From a footwork standpoint, Kizer shows great agility, balance and body control as a passer inside and outside of the pocket. Within the tackle-to-tackle box, he makes subtle movements to escape the rush while keeping his eyes down the field. He climbs the pocket to avoid pressure and uses the natural hitches to refocus his eyes on the next receiver in the progression. This is graduate-level quarterback play that extends beyond the "pick-and-stick" throwing mehanics displayed by most spread quarterbacks.
On the move, Kizer delivers lasers while working to his right or left on rollouts, sprints and bootlegs. He delivers the ball on time and typically places the ball on target to his intended receiver. With a number of teams incorporating more movement-based throws into their game plans, Kizer's athleticism and movement skills will make him an intriguing option.
Against the blitz, Kizer shows courage and determination, standing tall with rushers in close proximity. He doesn't flinch or wilt under the pressure, which speaks volumes about his grit within the pocket. Considering the beating he took behind a weakened offensive line, it's hard to question his toughness or effectiveness against the blitz.
From a critical standpoint, Kizer's disappointing play down the stretch last season will raise concerns about his confidence and competitive toughness. He appeared to have issues with Brian Kelly's coaching style and scouts will question whether he can cut the mustard as an NFL starter given the pressures associated with playing the position.
On the field, Kizer needs to show better leadership in adverse situations. Sure, he delivered some notable wins on late-game drives during his first season as a starter (2015) but he was surrounded by several NFL players and they made life easier on him as a young field general. In 2016, Kizer failed to guide his squad to the winner's circle consistently and that will lead to some raised eyebrows from scouts. Granted, they will take his supporting cast into account, but quarterbacks are judged on their ability to win games, and Notre Dame's 4-8 mark will leave a stain on Kizer's resume.
Overall, Kizer is a "wow" talent with the physical tools to be a high-level NFL starter for a franchise. He can make all of the throws and adds a dimension to an offense with his athleticism/running skills. Considering how the league is gradually accommodating dual-threat quarterbacks, particularly those with polished passing skills, Kizer could be the new prototype at the position. That statement might sound crazy based on his dramatic decline at the end of the season, but it's hard to find a 6-foot-4, 230-pound passer with his talent and potential.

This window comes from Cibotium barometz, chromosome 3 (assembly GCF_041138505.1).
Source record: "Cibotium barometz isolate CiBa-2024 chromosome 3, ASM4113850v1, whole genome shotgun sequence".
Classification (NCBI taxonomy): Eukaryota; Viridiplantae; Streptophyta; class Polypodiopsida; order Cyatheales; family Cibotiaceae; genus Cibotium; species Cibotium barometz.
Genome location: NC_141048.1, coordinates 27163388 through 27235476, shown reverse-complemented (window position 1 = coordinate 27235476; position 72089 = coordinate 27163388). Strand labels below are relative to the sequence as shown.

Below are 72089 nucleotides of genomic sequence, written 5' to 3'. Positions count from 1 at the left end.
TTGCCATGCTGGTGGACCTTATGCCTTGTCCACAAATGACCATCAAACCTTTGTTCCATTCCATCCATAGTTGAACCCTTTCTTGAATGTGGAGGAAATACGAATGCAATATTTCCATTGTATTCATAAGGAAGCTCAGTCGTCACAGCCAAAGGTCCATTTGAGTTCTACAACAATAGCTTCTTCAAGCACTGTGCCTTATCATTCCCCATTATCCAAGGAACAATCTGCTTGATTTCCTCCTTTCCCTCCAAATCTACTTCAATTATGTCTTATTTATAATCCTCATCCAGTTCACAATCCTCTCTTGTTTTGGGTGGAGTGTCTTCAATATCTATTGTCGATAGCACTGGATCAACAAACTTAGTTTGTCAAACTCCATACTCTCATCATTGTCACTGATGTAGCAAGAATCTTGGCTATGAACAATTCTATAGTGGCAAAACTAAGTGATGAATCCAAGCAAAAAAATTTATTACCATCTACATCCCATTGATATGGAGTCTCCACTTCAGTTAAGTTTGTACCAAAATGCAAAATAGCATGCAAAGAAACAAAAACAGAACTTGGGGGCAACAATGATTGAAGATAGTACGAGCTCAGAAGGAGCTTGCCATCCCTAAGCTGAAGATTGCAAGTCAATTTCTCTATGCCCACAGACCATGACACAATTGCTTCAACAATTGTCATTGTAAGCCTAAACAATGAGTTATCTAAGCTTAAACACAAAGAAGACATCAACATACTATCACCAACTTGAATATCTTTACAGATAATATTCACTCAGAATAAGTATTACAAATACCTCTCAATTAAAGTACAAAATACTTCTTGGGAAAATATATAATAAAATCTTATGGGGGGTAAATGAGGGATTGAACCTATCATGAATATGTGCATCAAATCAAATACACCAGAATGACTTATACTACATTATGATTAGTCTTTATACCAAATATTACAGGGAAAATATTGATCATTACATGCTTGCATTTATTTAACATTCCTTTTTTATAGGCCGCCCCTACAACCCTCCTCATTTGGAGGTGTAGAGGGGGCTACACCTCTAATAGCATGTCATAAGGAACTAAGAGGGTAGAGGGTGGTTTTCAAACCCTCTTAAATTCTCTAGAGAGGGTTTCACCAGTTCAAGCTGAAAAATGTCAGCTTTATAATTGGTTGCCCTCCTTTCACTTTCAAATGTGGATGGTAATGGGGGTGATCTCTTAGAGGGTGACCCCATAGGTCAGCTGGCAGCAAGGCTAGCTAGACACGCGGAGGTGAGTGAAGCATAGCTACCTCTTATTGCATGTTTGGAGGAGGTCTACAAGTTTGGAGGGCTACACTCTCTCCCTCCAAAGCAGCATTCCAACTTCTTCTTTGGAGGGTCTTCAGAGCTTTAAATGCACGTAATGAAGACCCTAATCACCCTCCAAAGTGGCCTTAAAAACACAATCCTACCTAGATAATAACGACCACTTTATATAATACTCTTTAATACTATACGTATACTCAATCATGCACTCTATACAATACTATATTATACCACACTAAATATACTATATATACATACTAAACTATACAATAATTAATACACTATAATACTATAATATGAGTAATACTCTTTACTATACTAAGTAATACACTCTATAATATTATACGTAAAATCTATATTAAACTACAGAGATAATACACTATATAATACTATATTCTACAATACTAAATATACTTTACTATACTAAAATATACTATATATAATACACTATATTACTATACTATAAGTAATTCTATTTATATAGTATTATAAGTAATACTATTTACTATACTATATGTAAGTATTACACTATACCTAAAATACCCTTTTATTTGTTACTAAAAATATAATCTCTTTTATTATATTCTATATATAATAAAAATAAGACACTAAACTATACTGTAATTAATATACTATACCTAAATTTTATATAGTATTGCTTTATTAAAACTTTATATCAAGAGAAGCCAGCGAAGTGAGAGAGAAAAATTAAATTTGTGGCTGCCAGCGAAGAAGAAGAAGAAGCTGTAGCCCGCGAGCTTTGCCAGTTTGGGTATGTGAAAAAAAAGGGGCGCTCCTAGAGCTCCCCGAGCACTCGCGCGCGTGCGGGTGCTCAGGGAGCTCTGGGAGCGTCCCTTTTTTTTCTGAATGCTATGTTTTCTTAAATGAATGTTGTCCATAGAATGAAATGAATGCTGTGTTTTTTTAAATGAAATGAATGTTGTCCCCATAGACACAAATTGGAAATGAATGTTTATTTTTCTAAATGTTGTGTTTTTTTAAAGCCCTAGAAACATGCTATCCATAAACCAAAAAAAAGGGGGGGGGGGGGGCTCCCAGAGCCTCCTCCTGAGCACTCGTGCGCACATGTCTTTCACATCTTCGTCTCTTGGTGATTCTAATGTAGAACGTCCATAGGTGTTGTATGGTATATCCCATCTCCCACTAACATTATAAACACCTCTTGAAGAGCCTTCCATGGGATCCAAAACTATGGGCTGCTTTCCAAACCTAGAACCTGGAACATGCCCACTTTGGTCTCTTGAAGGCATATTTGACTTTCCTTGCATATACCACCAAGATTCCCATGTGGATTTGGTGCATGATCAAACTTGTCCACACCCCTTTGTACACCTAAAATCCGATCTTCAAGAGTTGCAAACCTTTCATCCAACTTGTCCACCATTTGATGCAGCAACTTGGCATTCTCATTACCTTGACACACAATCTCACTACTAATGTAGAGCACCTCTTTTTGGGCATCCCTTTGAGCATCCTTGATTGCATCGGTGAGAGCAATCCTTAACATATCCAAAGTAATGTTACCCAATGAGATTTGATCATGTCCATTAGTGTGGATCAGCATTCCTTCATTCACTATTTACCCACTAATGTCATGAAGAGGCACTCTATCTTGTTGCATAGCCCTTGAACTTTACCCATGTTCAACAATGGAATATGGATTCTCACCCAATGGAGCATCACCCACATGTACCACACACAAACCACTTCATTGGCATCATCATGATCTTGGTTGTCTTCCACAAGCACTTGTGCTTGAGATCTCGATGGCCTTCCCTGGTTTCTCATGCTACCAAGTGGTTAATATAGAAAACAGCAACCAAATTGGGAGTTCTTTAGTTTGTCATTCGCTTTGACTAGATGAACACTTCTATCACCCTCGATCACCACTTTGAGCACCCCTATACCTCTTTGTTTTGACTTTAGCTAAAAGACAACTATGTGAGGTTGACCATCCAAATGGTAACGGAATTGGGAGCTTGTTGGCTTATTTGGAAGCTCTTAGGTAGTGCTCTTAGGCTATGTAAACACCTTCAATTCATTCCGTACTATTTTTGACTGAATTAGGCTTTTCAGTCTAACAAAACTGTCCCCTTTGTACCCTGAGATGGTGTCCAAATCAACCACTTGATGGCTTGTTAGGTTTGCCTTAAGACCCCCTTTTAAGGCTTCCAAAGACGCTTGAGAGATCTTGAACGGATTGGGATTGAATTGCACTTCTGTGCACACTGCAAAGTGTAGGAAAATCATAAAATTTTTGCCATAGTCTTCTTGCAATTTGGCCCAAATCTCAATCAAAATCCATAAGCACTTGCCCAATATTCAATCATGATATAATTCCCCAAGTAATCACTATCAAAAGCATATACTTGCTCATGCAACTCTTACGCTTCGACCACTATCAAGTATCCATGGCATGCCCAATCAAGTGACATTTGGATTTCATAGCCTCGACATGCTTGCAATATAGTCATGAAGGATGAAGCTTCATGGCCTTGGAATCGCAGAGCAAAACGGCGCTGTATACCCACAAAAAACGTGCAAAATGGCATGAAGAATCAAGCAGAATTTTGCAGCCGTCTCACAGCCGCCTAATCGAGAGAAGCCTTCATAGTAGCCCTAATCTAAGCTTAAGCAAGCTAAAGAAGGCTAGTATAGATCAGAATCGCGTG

I know the comparison will raise eyebrows based on the former NFL MVP's remarkable talents, but Kizer is a big, athletic passer with comparable arm talent and movement skills. When he is playing his game with supreme confidence, he can mirror some of the production that Newton displayed during his MVP campaign. Whether it's the red zone rushes (18 career rushing touchdowns at Notre Dame) or the splashy throws to every part of the field, Kizer has the tools to change the game like the Panthers' star. With the right coach whispering a positive message in his ear, Kizer could blossom into the crown jewel of the 2017 class.
Where he should be picked
The 2017 QB class is viewed as one of the most polarizing groups in recent history. Teams are having a tough time sorting out the talent at the top, particularly Kizer and his unique game. I believe he's an elite talent worthy of consideration among the first 20 picks, but he will probably come off the board between the bottom of the first round and the middle of the second round on draft weekend.
Teams like the Arizona Cardinals, Kansas City Chiefs, New York Giants and Chicago Bears would be a nice destination for him based on his game and their respective schemes. If I had to choose a dream matchup for him, I would pick the Cardinals and Bruce Arians. Although the Cardinals' head coach is a hard-nosed teacher, he's also a terrific quarterback developer and he understands how to maximize their skills. Based on his work with Ben Roethlisberger in Pittsburgh, I believe he could turn Kizer into an offensive weapon as a flamethrower from the pocket.